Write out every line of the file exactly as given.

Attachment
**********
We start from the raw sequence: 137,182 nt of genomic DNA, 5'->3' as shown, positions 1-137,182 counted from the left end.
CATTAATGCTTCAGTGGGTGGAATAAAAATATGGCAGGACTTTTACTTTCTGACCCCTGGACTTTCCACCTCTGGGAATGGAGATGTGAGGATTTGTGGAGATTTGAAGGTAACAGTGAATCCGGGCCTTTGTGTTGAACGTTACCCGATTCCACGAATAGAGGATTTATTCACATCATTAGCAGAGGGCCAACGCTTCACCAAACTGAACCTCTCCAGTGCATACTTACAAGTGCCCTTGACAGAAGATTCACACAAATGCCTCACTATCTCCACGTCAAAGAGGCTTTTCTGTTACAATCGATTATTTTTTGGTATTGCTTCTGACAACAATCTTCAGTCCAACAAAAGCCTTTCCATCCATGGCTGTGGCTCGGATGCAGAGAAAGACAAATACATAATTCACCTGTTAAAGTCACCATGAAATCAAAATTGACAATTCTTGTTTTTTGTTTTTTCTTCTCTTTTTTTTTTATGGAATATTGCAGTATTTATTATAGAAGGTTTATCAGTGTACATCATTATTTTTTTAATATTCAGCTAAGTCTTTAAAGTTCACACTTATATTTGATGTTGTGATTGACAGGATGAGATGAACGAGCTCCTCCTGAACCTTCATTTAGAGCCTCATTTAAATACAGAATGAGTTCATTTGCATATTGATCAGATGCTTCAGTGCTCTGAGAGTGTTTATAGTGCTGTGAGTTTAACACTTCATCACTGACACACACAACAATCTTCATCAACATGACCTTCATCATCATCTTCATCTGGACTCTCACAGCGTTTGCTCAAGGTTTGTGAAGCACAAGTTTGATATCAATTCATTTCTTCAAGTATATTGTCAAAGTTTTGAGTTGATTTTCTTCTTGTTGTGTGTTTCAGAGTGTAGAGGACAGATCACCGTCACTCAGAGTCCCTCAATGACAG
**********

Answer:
We start from the raw sequence: 137,182 nt of genomic DNA, 5'->3' as shown, positions 1-137,182 counted from the left end.
CATTAATGCTTCAGTGGGTGGAATAAAAATATGGCAGGACTTTTACTTTCTGACCCCTGGACTTTCCACCTCTGGGAATGGAGATGTGAGGATTTGTGGAGATTTGAAGGTAACAGTGAATCCGGGCCTTTGTGTTGAACGTTACCCGATTCCACGAATAGAGGATTTATTCACATCATTAGCAGAGGGCCAACGCTTCACCAAACTGAACCTCTCCAGTGCATACTTACAAGTGCCCTTGACAGAAGATTCACACAAATGCCTCACTATCTCCACGTCAAAGAGGCTTTTCTGTTACAATCGATTATTTTTTGGTATTGCTTCTGACAACAATCTTCAGTCCAACAAAAGCCTTTCCATCCATGGCTGTGGCTCGGATGCAGAGAAAGACAAATACATAATTCACCTGTTAAAGTCACCATGAAATCAAAATTGACAATTCTTGTTTTTTGTTTTTTCTTCTCTTTTTTTTTTATGGAATATTGCAGTATTTATTATAGAAGGTTTATCAGTGTACATCATTATTTTTTTAATATTCAGCTAAGTCTTTAAAGTTCACACTTATATTTGATGTTGTGATTGACAGGATGAGATGAACGAGCTCCTCCTGAACCTTCATTTAGAGCCTCATTTAAATACAGAATGAGTTCATTTGCATATTGATCAGATGCTTCAGTGCTCTGAGAGTGTTTATAGTGCTGTGAGTTTAACACTTCATCACTGACACACACAACAATCTTCATCAACATGACCTTCATCATCATCTTCATCTGGACTCTCACAGCGTTTGCTCAAGGTTTGTGAAGCACAAGTTTGATATCAATTCATTTCTTCAAGTATATTGTCAAAGTTTTGAGTTGATTTTCTTCTTGTTGTGTGTTTCAGAGTGTAGAGGACAGATCACCGTCACTCAGAGTCCCTCAATGACAG